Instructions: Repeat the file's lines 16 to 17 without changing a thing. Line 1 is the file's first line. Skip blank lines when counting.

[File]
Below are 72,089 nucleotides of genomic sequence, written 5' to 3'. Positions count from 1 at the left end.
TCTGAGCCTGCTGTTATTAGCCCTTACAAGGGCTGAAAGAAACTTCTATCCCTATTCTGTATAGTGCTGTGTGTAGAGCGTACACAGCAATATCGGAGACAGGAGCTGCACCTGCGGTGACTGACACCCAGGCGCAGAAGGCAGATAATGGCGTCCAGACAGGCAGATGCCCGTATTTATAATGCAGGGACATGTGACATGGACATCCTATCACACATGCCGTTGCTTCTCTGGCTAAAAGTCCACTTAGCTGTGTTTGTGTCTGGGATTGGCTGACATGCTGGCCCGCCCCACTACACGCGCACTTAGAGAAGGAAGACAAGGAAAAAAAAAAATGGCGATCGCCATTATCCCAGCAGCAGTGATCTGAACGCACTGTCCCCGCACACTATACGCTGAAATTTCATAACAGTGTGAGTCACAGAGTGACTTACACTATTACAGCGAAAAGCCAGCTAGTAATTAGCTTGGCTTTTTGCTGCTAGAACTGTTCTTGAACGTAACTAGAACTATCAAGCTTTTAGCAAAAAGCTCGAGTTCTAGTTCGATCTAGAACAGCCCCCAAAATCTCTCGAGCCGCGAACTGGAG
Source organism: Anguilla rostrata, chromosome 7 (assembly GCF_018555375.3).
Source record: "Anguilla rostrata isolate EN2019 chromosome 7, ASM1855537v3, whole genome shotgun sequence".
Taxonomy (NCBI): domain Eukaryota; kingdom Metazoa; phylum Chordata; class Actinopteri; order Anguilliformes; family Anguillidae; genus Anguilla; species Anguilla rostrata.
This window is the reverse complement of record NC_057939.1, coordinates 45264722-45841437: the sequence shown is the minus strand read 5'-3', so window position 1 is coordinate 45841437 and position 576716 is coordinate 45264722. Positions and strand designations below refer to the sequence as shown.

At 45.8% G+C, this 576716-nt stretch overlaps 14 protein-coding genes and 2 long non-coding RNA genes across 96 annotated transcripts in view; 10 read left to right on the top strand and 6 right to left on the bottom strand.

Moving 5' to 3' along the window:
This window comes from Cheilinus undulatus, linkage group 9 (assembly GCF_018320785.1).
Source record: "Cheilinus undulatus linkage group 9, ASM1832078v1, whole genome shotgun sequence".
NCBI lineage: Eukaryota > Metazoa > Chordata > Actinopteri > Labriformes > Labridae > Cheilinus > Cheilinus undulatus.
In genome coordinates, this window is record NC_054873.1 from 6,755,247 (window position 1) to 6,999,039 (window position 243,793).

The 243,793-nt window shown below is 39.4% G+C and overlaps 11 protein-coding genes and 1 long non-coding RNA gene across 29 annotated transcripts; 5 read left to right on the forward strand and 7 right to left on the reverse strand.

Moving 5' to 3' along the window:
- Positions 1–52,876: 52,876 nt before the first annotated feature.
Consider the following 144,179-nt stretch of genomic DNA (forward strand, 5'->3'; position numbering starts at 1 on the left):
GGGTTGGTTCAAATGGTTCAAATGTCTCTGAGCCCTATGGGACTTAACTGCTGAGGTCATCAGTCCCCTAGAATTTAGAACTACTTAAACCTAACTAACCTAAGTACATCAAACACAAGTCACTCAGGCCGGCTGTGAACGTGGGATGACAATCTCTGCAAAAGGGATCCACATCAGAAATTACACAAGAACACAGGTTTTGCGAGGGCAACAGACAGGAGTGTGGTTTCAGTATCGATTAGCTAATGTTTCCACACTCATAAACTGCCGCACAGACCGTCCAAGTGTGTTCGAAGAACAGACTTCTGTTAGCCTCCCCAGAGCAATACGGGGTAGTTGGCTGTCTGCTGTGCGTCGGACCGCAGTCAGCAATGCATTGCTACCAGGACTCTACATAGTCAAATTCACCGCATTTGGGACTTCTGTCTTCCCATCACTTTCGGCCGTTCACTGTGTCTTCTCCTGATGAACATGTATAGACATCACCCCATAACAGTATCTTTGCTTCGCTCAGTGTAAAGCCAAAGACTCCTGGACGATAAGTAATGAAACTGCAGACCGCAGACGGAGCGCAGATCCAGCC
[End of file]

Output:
Consider the following 144,179-nt stretch of genomic DNA (forward strand, 5'->3'; position numbering starts at 1 on the left):
GGGTTGGTTCAAATGGTTCAAATGTCTCTGAGCCCTATGGGACTTAACTGCTGAGGTCATCAGTCCCCTAGAATTTAGAACTACTTAAACCTAACTAACCTAAGTACATCAAACACAAGTCACTCAGGCCGGCTGTGAACGTGGGATGACAATCTCTGCAAAAGGGATCCACATCAGAAATTACACAAGAACACAGGTTTTGCGAGGGCAACAGACAGGAGTGTGGTTTCAGTATCGATTAGCTAATGTTTCCACACTCATAAACTGCCGCACAGACCGTCCAAGTGTGTTCGAAGAACAGACTTCTGTTAGCCTCCCCAGAGCAATACGGGGTAGTTGGCTGTCTGCTGTGCGTCGGACCGCAGTCAGCAATGCATTGCTACCAGGACTCTACATAGTCAAATTCACCGCATTTGGGACTTCTGTCTTCCCATCACTTTCGGCCGTTCACTGTGTCTTCTCCTGATGAACATGTATAGACATCACCCCATAACAGTATCTTTGCTTCGCTCAGTGTAAAGCCAAAGACTCCTGGACGATAAGTAATGAAACTGCAGACCGCAGACGGAGCGCAGATCCAGCC